Hunstanton Guide

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Hunstanton Beach - geograph.org.uk - 660702

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Hunstanton Factfile:

Location of Hunstanton: Norfolk, Eastern England, England, United Kingdom.

Hunstanton Postcode: PE36

Hunstanton Dialling Code: 01485

Hunstanton Population: 4,961 (Census of 2011)

Hunstanton Ordnance Survey Map Reference: TF6740

This quiet Victorian seaside resort boasts 2 particular features: it's the only sea side resort in Norfolk which faces westwards, and additionally it has got about one mile of strange stripy cliffs, which stand roughly 60 ft high. Underneath the cliffs big boulders lie where they have fallen, and beyond the cliffs is a marvelous sand beach, where at low tide water-eroded rocks are revealed, with an array of fascinating rock pools, great for exploring. These days you can find reminders of its Victorian origins, including the large green, the promenade and the esplanade gardens.

The new town was developed at the end of the 19th century, subsequent to the coming of the train in eighteen sixty two, south of the original village nowadays named Old Hunstanton. The local landowners at this period were the Le Strange family , and it was this family who were chiefly involved in the town's growth. On top of the distinctive cliffs are the remains of St Edmund's Chapel, at the location where Edmund, King of the East Angles, is thought to have disembarked in 850 AD. Within sight there is a lighthouse, which was built in 1966, but no longer used as a lighthouse.

High Street, Hunstanton - geograph.org.uk - 1458719The 830 foot long Hunstanton Pier opened on Easter Day, in eighteen seventy. In 1882, the paddle steamer service began to Skegness Pier by way of the Wash. The pavilion was added to the pier in the eighteen nineties, but was subsequently ruined by fire in nineteen thirty nine and was never to be restored. After WW2, Hunstanton Pier was home to a small zoo and a roller skating centre. A miniature steam railway at one time ran the length of the pier, but the line was withdrawn in the nineteen fifties.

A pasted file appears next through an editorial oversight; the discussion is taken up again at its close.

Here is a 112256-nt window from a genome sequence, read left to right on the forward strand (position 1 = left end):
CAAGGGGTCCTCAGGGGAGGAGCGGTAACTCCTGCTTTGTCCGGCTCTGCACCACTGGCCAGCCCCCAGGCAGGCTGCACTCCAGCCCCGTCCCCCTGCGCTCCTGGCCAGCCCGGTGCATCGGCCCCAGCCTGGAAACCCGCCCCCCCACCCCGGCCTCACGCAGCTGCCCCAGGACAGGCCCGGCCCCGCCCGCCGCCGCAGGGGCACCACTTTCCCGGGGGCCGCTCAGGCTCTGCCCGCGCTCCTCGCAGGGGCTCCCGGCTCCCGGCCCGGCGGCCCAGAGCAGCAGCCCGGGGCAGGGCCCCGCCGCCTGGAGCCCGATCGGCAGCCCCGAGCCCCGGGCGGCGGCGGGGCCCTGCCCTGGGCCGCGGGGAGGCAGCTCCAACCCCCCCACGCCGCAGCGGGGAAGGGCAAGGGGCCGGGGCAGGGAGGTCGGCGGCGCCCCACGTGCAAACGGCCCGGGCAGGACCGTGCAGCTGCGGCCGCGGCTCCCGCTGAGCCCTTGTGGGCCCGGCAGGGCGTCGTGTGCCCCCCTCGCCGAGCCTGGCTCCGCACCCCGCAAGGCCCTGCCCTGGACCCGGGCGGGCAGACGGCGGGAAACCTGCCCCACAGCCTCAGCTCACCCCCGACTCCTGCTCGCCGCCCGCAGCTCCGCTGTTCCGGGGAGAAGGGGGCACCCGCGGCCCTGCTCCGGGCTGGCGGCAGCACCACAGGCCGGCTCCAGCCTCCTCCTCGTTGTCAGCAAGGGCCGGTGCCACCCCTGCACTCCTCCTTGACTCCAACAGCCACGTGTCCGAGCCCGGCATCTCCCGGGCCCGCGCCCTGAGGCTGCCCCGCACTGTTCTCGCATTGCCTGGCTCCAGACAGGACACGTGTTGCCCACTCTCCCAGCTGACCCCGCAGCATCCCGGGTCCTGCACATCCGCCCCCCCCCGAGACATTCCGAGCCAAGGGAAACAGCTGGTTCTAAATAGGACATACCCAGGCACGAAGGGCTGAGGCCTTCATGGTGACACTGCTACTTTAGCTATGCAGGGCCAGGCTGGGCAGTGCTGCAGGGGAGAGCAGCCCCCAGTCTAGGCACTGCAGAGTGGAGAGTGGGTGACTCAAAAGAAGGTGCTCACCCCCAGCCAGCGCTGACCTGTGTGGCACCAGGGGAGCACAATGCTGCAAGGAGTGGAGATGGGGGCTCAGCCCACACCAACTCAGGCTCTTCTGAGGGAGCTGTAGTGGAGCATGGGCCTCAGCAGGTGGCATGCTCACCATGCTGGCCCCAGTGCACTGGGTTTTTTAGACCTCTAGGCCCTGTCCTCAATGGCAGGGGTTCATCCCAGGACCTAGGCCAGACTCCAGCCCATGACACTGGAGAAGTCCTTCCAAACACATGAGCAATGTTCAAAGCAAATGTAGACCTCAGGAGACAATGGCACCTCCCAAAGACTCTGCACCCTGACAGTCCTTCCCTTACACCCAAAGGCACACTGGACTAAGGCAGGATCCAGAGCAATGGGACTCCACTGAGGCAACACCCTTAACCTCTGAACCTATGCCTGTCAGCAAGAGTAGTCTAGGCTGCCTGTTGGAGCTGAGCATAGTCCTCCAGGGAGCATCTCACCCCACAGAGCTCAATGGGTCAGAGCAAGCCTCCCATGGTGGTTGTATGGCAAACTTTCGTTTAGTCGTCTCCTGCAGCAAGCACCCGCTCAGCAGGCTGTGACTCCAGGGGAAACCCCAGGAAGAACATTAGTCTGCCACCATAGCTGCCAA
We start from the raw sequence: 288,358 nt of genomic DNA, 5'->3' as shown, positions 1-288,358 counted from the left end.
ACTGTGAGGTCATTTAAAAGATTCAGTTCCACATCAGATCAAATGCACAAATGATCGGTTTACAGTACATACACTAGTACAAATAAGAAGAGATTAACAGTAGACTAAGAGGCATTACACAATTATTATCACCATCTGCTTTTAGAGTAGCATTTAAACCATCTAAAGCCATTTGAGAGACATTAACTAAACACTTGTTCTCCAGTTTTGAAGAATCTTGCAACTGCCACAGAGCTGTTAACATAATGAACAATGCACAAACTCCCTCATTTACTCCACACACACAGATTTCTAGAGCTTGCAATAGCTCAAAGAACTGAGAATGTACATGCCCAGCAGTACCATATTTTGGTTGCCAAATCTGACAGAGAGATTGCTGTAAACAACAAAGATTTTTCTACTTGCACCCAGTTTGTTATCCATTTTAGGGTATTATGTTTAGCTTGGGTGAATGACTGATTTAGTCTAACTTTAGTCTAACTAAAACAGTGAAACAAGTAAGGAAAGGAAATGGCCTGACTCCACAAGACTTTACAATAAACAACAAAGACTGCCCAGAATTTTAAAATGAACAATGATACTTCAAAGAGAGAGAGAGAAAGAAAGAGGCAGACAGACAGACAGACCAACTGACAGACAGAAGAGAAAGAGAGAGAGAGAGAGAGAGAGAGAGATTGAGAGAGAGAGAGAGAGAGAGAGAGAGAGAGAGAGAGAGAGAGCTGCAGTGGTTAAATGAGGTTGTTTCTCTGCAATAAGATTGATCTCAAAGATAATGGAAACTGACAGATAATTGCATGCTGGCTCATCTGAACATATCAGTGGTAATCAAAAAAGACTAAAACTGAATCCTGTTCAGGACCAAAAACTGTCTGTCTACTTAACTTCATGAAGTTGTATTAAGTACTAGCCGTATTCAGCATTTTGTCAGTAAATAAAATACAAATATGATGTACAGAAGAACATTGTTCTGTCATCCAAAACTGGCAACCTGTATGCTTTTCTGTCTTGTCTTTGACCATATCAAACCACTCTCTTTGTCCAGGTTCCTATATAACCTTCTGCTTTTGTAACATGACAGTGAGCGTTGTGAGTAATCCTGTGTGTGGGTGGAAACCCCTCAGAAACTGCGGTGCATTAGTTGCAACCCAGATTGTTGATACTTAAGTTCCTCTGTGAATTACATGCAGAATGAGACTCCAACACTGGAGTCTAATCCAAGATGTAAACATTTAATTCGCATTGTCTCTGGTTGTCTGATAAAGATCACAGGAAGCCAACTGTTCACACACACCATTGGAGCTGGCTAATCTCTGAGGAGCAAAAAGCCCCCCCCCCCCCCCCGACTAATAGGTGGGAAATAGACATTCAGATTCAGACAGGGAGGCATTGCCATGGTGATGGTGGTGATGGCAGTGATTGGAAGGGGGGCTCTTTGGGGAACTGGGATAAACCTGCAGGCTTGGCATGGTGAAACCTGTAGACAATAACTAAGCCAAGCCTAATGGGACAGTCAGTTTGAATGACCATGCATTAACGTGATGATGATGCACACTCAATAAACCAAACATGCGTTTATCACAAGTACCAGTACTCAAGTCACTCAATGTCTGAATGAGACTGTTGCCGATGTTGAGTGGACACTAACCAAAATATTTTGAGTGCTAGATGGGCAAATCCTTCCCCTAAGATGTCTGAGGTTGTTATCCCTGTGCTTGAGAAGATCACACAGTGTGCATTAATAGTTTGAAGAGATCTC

The sea end of Hunstanton Pier in time fell into disuse however, at the shoreward part, an amusement building (replacing an older arcade and cafe) was opened for business in nineteen sixty four. In early nineteen seventy eight, a terrific storm destroyed the majority of the pier and a section at the end was removed by the town council several weeks later. The shoreward end arcade survived, although, in 2002, the entire thing, in addition to the old pier remains, were destroyed by fire. Currently, a sparkling new bowling alley and arcade occupies the site, and although the building is still referenced by locals as the 'Pier', there's literally little still left of what was the old landmark. You can find 2 concrete boat ramps from the promenade on to the beach, one, which is for sailing craft, is to the north of the pier, and another one, for speedboats, is at the southern section of the promenade. There are yachting and powerboating clubs, and moreover different water-ski tournaments are held here. The beach to the south of the pier is shielded by groynes, these are completely underwater at high tide and marked by high poles with baskets on top. The sea fishing is also not bad in the Wash, with bass, silver-eels, flounders and dabs in good supply. You could think about a boat adventure out to Seal Island, sandy strip located in The Wash where you will observe common seals basking at low tide. In truth The Wash possesses the largest population of common seals in the world.

Hunstanton's Historic Past: Hunstanton is a 19th-century vacation resort town, at the start identified as New Hunstanton to discern it from the adjoining traditional settlement from which it took its name. The new town has for a long time eclipsed Old Hunstanton in both population and size.

The ancient settlement of Hunstanton is in recent times identified as Old Hunstanton, quite likely acquiring its name from the River Hun which runs to the coast just to the east of Old Hunstanton village. The community of Old Hunstanton is thought to have prehistoric origins, with signs of a Neolithic camp being stumbled on close by in The early 70's. The now ruined St. Edmund's Chapel, was originally erected in the thirteenth century and is now a Grade II listed structure, it is situated at the end of the historical walkway Peddar's Way.